School Abuse: Has ‘Rape Culture’ become Normalised?
Over 14,000 victims of abuse across the UK have come forward about the abuse they suffered in schools and universities on an anonymous testimonial website.
Soma Sara founded the Everyone’s Invited website back in June, in a ‘movement committed to eradicating rape culture’. The testimonies include allegations of misogyny, harassment, abuse, rape and assault against victims as young as nine.
Most of the reports are from young women about young men at the same school or university social group, and over 100 schools have been named, including prestigious private schools such as Highgate School, Westminster School and Dulwich College.
No one should feel unsafe at school or college, but these shocking testimonies show that this is the case for many children and young adults in the UK.
It’s important that the victims came forward about their abuse, but the fact that thousands of young people felt an anonymous website was the only way to speak up is not only devastating but also marks the need for change.
If you’d like support or legal advice about sexual abuse or harassment in school, or you’re a victim of historic institutional abuse and you’d like to know about making a claim for abuse, get in touch with our Abuse Solicitors for a confidential chat.
What are the Allegations?
The testimonials come from both current and former pupils and students across the UK, and include allegations ranging from intimate photographs being shared without consent, to harassment, sexual assault and rape.
Many of the victims talk about how they tried to report their abuse to their school, only for no action to be taken.
As the number of testimonials continues to grow day by day, it’s heartbreaking to see just how widespread rape culture has become.
Founder Soma Sara told the BBC, “These are stories of rape culture - so where behaviour that's not normal is normalised. Rape culture is a universal problem - it's everywhere, in all schools, all universities and all of society.”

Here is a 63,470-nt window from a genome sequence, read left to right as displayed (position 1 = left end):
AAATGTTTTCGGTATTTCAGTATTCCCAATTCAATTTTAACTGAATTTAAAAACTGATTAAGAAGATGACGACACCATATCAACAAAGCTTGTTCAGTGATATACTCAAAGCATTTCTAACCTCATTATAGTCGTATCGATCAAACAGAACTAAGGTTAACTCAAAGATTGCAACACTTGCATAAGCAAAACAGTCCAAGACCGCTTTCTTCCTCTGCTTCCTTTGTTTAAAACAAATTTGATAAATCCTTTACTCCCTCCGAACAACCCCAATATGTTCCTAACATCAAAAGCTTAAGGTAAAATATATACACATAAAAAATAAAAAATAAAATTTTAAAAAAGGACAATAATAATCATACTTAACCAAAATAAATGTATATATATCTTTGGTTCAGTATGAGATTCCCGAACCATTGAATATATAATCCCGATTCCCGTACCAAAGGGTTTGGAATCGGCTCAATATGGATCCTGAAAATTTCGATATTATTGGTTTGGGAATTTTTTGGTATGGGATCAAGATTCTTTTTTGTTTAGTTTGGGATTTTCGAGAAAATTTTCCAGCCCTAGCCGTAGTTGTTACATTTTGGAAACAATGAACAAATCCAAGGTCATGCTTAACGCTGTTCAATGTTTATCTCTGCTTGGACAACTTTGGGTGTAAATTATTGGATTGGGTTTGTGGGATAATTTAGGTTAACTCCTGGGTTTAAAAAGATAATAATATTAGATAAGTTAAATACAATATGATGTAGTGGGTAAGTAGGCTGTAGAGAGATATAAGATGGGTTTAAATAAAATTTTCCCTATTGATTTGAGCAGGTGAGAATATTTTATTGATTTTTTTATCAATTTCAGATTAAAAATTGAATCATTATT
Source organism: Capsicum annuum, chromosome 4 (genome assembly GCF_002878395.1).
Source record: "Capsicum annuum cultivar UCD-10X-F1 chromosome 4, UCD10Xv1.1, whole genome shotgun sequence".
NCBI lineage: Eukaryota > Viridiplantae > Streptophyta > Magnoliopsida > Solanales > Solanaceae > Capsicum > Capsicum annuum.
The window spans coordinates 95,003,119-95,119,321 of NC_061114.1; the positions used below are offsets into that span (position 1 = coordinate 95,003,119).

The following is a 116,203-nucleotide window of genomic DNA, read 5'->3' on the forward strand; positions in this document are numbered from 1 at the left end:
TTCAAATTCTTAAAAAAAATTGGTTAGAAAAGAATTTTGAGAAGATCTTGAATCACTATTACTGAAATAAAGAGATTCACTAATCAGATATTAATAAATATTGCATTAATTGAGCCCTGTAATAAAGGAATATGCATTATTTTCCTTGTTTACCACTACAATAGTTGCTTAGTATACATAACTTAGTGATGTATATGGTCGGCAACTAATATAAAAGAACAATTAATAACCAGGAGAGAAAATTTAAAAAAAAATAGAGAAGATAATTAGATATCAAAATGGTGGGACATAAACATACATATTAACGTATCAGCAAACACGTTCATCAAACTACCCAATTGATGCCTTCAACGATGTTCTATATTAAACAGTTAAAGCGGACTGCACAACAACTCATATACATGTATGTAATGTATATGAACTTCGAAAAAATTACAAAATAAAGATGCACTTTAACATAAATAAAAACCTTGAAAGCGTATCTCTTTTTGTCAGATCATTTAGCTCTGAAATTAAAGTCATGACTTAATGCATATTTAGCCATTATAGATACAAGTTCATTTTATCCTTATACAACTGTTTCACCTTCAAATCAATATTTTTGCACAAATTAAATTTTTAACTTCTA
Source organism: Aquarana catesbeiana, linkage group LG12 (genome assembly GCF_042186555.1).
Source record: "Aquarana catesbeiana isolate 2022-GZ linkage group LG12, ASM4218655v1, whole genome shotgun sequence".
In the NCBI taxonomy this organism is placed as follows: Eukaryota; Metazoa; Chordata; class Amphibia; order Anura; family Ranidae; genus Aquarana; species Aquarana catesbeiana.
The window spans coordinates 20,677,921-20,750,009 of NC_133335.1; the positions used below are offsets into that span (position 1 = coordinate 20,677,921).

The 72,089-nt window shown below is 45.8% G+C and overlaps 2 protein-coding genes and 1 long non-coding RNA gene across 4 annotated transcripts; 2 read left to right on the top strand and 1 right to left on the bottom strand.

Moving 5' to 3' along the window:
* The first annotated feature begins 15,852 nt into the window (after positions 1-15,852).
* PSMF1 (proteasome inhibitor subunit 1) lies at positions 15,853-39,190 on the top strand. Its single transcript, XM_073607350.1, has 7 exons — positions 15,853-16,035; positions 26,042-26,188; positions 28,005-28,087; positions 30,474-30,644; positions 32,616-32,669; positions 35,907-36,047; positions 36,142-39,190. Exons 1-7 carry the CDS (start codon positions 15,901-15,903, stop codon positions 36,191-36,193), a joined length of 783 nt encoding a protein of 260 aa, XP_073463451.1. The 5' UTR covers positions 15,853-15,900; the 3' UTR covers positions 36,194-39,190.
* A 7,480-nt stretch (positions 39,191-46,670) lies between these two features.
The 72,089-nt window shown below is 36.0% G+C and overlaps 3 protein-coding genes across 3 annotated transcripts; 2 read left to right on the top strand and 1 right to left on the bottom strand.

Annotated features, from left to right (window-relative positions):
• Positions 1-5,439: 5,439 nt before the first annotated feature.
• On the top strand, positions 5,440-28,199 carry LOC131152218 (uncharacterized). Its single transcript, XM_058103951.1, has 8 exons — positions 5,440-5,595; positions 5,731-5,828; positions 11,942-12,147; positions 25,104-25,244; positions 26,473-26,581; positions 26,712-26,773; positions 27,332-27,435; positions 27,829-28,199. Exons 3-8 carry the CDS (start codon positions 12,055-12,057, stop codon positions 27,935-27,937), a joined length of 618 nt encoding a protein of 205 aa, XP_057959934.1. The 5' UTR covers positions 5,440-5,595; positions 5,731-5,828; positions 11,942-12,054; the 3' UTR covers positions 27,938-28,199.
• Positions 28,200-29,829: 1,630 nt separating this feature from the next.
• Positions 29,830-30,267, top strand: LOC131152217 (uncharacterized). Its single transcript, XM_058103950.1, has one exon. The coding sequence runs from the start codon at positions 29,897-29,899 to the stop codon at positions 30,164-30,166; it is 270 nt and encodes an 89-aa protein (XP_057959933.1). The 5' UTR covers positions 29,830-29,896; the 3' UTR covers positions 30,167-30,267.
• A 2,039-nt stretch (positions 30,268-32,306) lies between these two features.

What is Rape Culture?
Rape culture is when violent sexual behaviour is accepted, normalised and even encouraged in society through our attitudes, structures and behaviours.
This can be anything from a casual portrayal of sexual behaviour in the media, to jokes about sexual violence in stand-up comedy, to objectifying and rating women’s bodies.
All of these seemingly harmless behaviours create a culture where rape and sexual violence is not only trivialised but actually accepted, making it harder for victims to be taken seriously when coming forward to report abuse or harassment.
Lack of Support and Reporting
Several students said they’d reported their abuse to their school or to the police but sadly the majority of incidents have gone unreported.
So why haven’t more victims spoken up before now? As we’ve found during our years working with child abuse victims, it’s not unusual for them to wait years before speaking out.
This can be for a number of reasons, including:
- Fear of not being believed or listened to
- Feeling guilty or ashamed about what happened to them
- Fear of what other people may think, such as other pupils, teachers or parents
- Believing the experience wasn’t severe enough to be taken seriously
- Not understanding the full nature of what’s happened to them
Many of the victims on Everyone’s Invited have talked about their schools ignoring their allegations in an attempt to protect the school’s reputation and the future of the students accused. Others said the legitimacy of their testimony was questioned because alcohol had been involved.
Solicitor Nathalie Swanwick, who deals with physical and sexual abuse claims says “I have represented many survivors in the Independent Inquiry into child sexual abuse, which was set up to investigate the failings of organisations to protect children from sexual abuse. It’s devastating to read these testimonials, showing just how widespread sexual abuse and harassment in schools is and continues to be.”
“What’s more concerning is hearing about victims of abuse not getting the support they need after bravely coming forward to their school. It’s stories like these that show why victims can be reluctant to come forward.”
“Please know that there is support out there if you’ve been affected by abuse or harassment, so please don’t suffer in silence. I am ready to listen. ”
What Action is being Taken?
The Government has announced an immediate review of sexual abuse in schools, asking Ofsted to review safeguarding policies in both state and private schools.
- Making sure schools have processes in places for pupils to comfortably report their concerns
- Launching a new helpline with the NSPCC to support victims in educational settings
- Making sure schools are given enough guidance on how to deal with sexual abuse and harassment allegations
- Looking at the current regimes in schools for addressing any concerns for the welfare of children
Some of the schools named, including Highgate School are also carrying out their own reviews of the allegations and working on anti-sexism plans.
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